A family of three (mom, dad and baby girl) recently moved into a new and bigger house in northern France, with a lot of green space to work on, they want to start by renewing their entrance area, where they have a garage and a secondary access to their house, but, it’s the access they see every single day, because it’s the garage access.

The problem

They just rented a house that was inhabited for a long time, they have a bunch of old and dead plants that cover all the space. The garage area has also dead plants and they would like to cover it all with beautiful plants.

Northern France has a wet weather, so they have grey days most of the time.

They need a space where they can feel safe and bring to life their new home.

First impression of the area
What they want/need

They need an organized space (that gives them a “welcome home” effect) with low-maintenance shrubs. As the area is not attached to their house and they have to walk a few meters to actually enter the house, it is convenient to have small shrubs that leaves them a clear view, to see everything around.

The garage has already a define flowerbed space and they want some evergreen (plants that maintain their leaves in cold weather) to cover it, like a Lavender mix (Lavandula angustifolia, L. stoechas, L. officinalis, L. dentanta) and a climbing rose at the back.

Lavender & pink roses

They would like to have an ornamental tree that provides color and fun to grey winters.

The project

We are starting by cleaning the area to understand what we have over there and, let us have a clear vision of what we want. It’s a bit heavy work, but it’s important and worth doing it, trust me, you’ll feel much better after you see that clean and open space, sometimes you’ll feel it look bigger than you thought, and that’s so good, more space for plants! right?.

Notice they have stairs that divide the “planting” area, we are going to use that “highness” to simulate different shrub dimensions.

How it will look 🙂
Plant selection

They need low-maintenance plants for a wet zone (northern France) so this is the list of plants for this specific area

Plant selection and distribution
  • Edgeworthia chrysantha or paperbush: an ornamental tree is very resistant and can easily grow on container too, the Paperbush is a good option for this kind of climates. It likes partial-shades and with the right draining soil, it will grow and give you all the satisfaction you need in cold winters. It will thrive during winter with early blooms, in summer, it has a leafy and globe shape with big oval leaves.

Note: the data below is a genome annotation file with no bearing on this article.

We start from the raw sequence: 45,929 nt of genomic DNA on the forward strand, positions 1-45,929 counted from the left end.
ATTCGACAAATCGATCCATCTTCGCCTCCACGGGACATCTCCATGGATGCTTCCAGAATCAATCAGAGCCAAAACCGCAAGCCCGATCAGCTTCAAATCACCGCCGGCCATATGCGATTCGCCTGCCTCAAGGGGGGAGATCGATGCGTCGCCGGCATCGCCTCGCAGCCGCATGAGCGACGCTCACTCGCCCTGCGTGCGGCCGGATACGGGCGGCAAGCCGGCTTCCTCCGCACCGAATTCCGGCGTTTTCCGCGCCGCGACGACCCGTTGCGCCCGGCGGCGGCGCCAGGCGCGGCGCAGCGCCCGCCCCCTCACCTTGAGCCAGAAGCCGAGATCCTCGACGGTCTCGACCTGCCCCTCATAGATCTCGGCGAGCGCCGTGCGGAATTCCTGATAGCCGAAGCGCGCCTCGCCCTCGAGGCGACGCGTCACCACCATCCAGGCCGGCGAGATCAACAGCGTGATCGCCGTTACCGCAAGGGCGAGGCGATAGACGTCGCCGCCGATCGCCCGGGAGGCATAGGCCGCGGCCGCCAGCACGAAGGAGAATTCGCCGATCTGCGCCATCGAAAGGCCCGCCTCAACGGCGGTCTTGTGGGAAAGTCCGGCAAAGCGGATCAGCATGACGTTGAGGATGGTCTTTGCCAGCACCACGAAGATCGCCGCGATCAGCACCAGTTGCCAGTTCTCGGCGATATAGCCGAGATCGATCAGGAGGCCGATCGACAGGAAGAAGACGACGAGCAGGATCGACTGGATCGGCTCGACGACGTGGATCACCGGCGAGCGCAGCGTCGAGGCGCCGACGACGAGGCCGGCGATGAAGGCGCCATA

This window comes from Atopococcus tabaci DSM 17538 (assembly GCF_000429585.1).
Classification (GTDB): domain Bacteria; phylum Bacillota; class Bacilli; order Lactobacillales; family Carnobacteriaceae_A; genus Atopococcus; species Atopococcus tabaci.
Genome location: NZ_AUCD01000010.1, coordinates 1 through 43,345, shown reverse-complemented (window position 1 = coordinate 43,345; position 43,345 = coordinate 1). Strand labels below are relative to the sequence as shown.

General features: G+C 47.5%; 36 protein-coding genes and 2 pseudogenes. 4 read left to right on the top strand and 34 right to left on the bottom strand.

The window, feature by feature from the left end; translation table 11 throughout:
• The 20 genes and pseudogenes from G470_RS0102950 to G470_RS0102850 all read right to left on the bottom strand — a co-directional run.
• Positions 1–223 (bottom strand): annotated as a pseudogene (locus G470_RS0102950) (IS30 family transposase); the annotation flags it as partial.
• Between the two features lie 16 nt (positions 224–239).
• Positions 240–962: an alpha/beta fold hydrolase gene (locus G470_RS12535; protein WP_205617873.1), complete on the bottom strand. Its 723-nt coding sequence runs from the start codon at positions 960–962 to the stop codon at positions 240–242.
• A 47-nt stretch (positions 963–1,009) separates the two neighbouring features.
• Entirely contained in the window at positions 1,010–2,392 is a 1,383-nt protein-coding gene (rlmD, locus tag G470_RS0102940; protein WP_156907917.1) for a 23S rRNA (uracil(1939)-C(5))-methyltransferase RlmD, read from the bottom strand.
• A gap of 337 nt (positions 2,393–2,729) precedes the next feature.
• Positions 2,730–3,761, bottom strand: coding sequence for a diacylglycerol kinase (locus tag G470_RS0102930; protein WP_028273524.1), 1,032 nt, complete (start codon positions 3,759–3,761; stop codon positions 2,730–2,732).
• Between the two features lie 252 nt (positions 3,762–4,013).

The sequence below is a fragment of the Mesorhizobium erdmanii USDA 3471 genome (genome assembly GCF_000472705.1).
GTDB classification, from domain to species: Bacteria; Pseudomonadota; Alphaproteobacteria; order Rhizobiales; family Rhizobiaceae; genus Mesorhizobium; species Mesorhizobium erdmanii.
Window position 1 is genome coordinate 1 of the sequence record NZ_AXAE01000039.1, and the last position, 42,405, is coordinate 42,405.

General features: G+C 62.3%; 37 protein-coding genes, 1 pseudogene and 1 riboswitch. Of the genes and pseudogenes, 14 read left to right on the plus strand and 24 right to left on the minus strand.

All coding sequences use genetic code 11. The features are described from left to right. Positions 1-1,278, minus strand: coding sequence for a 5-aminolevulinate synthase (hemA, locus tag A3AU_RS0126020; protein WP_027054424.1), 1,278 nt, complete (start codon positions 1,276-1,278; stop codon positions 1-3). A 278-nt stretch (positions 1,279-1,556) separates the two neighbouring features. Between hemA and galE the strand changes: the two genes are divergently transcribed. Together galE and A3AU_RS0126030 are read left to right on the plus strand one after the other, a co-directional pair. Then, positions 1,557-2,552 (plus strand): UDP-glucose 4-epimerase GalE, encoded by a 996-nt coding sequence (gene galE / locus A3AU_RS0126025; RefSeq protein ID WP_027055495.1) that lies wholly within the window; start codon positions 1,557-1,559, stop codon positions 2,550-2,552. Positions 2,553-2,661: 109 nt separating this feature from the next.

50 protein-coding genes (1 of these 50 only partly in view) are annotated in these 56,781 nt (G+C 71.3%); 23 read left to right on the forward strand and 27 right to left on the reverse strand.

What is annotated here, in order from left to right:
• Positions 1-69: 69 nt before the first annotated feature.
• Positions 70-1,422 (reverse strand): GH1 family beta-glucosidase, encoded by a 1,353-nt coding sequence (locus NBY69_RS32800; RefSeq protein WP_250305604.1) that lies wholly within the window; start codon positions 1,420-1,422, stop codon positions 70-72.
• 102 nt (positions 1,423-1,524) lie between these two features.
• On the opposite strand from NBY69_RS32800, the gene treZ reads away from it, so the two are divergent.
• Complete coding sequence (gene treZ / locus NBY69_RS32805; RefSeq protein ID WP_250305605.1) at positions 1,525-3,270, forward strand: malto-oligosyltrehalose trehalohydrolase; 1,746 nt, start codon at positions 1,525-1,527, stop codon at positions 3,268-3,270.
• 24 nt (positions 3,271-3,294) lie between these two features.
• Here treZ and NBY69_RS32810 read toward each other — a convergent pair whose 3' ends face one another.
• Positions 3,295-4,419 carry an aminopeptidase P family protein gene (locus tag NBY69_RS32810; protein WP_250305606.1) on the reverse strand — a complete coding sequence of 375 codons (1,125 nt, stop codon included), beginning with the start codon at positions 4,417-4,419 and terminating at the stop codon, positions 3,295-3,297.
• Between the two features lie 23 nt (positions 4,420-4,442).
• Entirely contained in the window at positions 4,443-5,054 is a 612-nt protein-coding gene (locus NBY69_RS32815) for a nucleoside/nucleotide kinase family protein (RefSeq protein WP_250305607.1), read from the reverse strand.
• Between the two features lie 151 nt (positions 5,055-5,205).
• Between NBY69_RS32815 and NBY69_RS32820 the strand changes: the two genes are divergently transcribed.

Chinese paperbush
  • Sedum ‘Autumn Joy’: is a perennial bush, with succulent stems and leaves and pink blooms from August to November. It attracts butterflies. They like full sun or partial shades, it’s a low-maintenance plant and it thrives between ornamental grasses.
Sedum spectabile & Stachys
  • Alchemilla mollis or lady’s mantle: is an herbaceous perennial, it loves partial-shades and blooms from July to August with small, bright yellow flowers in large sprays just above the foliage.
Alchemilla mollis in Vancouver
  • Euonymus ‘Silver Queen’: evergreen shrub with dark green leaves and white edges. It grows well in full-sun or partial-shades. It will make your garden stand out in winter.
Euonymus fortunei ‘Silver Queen’
  • Juniperus communis ‘Depressa Aurea’: it’s a dwarf conifer, evergreen with nice bronze foliage colors during autumn. It grows well in any type of soil and loves temperate climates.

  • Carex brunnea: ornamental grass with clear cream/yellow leaves. It likes partial-shades and it’ll bloom in summer and it’s perfect to plant with other flowering plants to create a green “separation” in between.

  • Brunnera macrophylla ‘Jack Frost’: another perennial shrub, with heart-shaped silver leaves and blue little blooms in spring. It loves partial shades and it goes well around ornamental grasses like carex.
Brunnera foliage & blooms
Alchemilla mollis & Brunnera
  • Tiarella cordifolia: this is a small perennial evergreen, it can become a groundcover if you leave it the space to grow. Interesting autumn foliage and blooms from April to June.
Tiarella cordifolia & Carex pensylvanica
  • Bulbs: I recommended a mix of irises, tulips and garlic bulbs, to plant next to the stairs and between small shrubs. 
    Yellow tulips between blue and pink blooms, they will stand up around all the green colors in the garden

    This garden was designed to have blooms through all seasons. You can always plant them in containers and give them try. You’ll see that the “right” perennial plants are the solution to all your problems and will bring you joy with really low maintenance.
    The idea of having a garden is to have fun too, try it and let me know all about it!